Why and how sociocultural-historical perspective lead us to ask different questions when doing research in STEM?
Paper in a Symposium (Symp)
1:30 PM, Thursday 31 Aug 2017 (20 minutes)
Convention Center - 205 B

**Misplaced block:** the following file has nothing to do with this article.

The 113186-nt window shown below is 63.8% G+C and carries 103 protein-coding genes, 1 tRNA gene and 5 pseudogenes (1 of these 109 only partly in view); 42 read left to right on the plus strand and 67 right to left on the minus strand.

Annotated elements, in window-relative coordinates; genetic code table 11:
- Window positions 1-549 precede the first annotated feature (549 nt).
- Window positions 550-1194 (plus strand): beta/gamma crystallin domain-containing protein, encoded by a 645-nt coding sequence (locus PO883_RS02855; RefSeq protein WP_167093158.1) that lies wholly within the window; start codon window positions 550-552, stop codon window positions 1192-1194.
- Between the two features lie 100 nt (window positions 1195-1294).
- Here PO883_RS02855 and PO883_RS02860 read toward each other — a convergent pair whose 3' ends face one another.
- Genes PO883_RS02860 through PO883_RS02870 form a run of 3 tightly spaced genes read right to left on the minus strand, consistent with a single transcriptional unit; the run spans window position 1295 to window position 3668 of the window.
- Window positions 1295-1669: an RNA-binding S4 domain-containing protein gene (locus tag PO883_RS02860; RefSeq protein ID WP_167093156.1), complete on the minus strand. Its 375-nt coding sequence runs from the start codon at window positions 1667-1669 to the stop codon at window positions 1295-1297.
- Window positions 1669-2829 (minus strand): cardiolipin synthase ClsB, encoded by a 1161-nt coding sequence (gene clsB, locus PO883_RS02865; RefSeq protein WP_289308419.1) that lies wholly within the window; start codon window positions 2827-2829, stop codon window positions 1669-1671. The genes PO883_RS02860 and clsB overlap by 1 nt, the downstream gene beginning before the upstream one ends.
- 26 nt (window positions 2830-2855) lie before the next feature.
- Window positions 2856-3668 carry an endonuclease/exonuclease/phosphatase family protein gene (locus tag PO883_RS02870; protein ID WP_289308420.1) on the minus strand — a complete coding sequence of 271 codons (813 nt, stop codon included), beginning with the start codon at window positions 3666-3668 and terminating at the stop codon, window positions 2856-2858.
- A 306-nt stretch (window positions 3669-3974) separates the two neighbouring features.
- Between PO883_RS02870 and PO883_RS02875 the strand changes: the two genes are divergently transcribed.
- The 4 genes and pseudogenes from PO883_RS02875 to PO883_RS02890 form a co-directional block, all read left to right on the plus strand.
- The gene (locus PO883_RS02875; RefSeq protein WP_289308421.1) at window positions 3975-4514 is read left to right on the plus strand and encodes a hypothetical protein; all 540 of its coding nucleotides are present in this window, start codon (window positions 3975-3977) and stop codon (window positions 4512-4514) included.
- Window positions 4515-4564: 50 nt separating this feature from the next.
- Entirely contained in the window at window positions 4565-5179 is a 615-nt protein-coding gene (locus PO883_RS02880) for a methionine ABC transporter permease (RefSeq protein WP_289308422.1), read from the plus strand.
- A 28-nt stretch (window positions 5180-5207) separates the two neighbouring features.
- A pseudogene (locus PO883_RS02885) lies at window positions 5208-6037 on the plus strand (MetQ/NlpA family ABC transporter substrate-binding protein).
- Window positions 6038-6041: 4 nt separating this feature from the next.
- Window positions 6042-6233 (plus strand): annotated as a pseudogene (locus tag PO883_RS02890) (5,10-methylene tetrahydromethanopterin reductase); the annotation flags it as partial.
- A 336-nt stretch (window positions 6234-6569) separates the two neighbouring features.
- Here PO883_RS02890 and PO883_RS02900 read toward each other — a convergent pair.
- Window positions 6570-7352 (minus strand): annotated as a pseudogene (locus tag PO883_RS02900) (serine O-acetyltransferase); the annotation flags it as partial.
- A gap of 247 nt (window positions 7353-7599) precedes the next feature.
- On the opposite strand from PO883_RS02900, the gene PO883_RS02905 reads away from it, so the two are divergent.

Our contribution seeks to discuss how, as researchers in STEM, we have come to ask different questions as science teachers face difficult challenges in the context of a curricular reform. The Quebec reform requires that they integrate technological design approaches during class workshops in support of the appropriation of scientific concepts (MELS, 2006). We witness that science teachers still resist moving away from an empiricorealistic conception of experimental methods as they propose learning tasks to students (Barma, 2011, Désaultels and Larochelle, 1989). More specifically, in the context of school science education, teachers can be expected to experience a basic contradiction between teaching for tests and grades versus teaching for supporting students’ mastering their own relationship to a sociotechnical society. For Fourez, being technoscientifically literate means knowing how to use knowledge for choice and decision, and not focusing on its value in an ivory tower (Fourez, 2002). We lead participant teachers to question the way scientific enquiry is presented to students in order to better link theory with practice: by engaging students in technological design processes in building prototypes and making more sense of scientific concepts (Lacasse & Barma, 2012). Our team will present how, over a period of six years, the researchers and teachers endeavoured to at sublate dichotomies between science and technology in teaching and learning. The analysis of recurring tensions and the emergence of levels of contradictions will be at the heart of our discussion. We conclude that their resolution is only accomplished through practice with the teachers who co-modelled the learning situations with us.